Israel Prohibits Palestinians From Working Land, Citing British Mandate Ruling

Farmers suspect pressure by nearby settlers led to sudden ban based on pre-1948 declaration of area as antiquities site

הגר שיזף
Hagar Shezaf
The plot of land in the West Bank village Al-Mughayyir belonging to Nader and Rasem Abu Aleiyeh.
The plot of land in the West Bank village Al-Mughayyir belonging to Nader and Rasem Abu Aliyah.Credit: Courtesy
הגר שיזף
Hagar Shezaf

Israel’s Civil Administration forbade Palestinian farmers from working their land last month because the area, which they had been farming since the fifties, had been declared an antiquities site during the British Mandate period.

The brothers Nader and Rasem Abu Aleiyeh, residents of the West Bank village Al-Mughayyir, which is adjacent to Ramallah, said the Civil Administration confiscated their tractor indefinitely and without any warning, and that as a result they have lost their source of income. They said their family has worked the land since the 1950s and that they were never forbidden from working it.

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An officer of the administration’s archaeology unit issued a report on January 2 that stated the reason for the confiscation was “plowing within an archaeological site without permission.” According to the Israel Defense Forces’ Civil Administration, all agricultural work in the area is banned, based on an order forbidding digging, planting trees and irrigating.

Both archaeologists and the family acknowledge the status of the site declared by the British prior to 1948, but the brothers told Haaretz that they were never told there was a need for such a permit. “Everyone knows we work the land and they never told us anything,” Nader said. “Soldiers in the past would come and drink tea with us while we were working the land.” The brothers say plowing is done on the surface in a manner that doesn’t harm the antiquities in place.

Nader Abu AleiyehCredit: Courtesy

Nader said they were first informed about the ban when the tractor was confiscated. “We can’t do anything now. We have no other tractor,” he said. “We have other plots with olive trees and other crops, but we have no way of working them since the confiscation.” He added that the order was given when he was working with his brothers on the plot, in which they grow barley and wheat for their sheep.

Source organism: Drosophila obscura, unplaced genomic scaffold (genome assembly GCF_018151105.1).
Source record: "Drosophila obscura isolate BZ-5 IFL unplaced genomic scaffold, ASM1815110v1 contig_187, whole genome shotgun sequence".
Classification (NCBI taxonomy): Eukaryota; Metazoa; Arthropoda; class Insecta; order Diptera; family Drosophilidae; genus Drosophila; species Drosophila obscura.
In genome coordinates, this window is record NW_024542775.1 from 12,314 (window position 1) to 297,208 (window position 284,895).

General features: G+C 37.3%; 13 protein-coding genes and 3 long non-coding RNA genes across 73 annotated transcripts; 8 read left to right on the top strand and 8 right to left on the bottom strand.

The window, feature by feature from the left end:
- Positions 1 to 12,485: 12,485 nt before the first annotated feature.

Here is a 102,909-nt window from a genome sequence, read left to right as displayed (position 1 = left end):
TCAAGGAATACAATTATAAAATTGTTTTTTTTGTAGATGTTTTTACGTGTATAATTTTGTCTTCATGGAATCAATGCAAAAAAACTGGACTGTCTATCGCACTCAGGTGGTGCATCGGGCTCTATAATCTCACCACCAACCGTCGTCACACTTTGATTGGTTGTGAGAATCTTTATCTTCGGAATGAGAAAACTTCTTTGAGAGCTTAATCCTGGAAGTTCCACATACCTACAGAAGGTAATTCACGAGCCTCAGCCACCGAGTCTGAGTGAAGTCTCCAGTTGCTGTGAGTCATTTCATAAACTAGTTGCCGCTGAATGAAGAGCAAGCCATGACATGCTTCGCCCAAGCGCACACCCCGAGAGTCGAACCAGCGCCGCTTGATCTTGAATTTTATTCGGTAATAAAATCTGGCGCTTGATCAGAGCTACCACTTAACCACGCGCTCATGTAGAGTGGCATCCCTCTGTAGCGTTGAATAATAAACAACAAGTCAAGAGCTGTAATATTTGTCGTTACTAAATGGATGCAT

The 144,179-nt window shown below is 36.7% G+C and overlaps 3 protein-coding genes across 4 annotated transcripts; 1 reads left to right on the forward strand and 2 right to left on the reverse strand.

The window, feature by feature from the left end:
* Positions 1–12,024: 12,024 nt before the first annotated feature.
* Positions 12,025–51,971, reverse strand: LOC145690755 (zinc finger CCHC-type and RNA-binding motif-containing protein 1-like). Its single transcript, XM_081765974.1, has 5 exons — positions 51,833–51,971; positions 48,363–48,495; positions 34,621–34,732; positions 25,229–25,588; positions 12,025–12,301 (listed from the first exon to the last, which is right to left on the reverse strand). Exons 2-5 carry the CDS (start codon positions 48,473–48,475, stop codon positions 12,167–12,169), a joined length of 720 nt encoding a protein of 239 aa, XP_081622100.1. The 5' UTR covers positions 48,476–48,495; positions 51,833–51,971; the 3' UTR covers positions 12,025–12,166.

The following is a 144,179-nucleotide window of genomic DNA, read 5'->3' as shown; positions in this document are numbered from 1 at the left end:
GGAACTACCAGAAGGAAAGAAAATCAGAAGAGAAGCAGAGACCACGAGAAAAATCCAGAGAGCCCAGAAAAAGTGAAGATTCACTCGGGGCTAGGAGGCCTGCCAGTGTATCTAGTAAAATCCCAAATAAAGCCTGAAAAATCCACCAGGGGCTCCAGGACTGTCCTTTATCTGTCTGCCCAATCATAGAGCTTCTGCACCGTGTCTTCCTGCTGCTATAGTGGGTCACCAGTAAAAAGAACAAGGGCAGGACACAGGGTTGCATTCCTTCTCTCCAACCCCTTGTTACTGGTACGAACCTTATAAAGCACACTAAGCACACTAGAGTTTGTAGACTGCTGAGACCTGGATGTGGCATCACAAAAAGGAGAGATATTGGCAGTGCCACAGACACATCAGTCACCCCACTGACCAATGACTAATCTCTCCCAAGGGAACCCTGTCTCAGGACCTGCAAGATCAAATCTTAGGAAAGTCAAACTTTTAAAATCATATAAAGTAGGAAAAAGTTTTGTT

Relatives assert that the administration issued the order under pressure from residents of the adjacent illegal settlement outpost, Malachei Hashalom, which was founded in 2015 on an abandoned military base. Since the outpost was established Palestinian residents of the area have complained of harassment by settlers, including making noise to drive away the shepherds’ flocks, blocking tractors and stealing an archaeological pillar from the site.

The Civil Administration responded to an inquiry from the family in a letter to its attorney, Kamer Masharqi, that the brothers are suspected of harming antiquities and that the tractor was confiscated as evidence by the police, and that therefore it could not release the tractor. Masharqi told Haaretz: “It’s another method of driving the Palestinians from their lands. Working the land does not harm antiquities, and the state also never made such an allegation. The archaeological claim was only invented after the establishment of the outpost.”

The Coordinator of Government Activities in the Territories commented: “The tractor perpetrated illegal acts in an archaeological site in Area C without the necessary permits and permission. The confiscation was carried out in coordination with the authorities and according to procedures.”

The Israel Police did not respond to this report.

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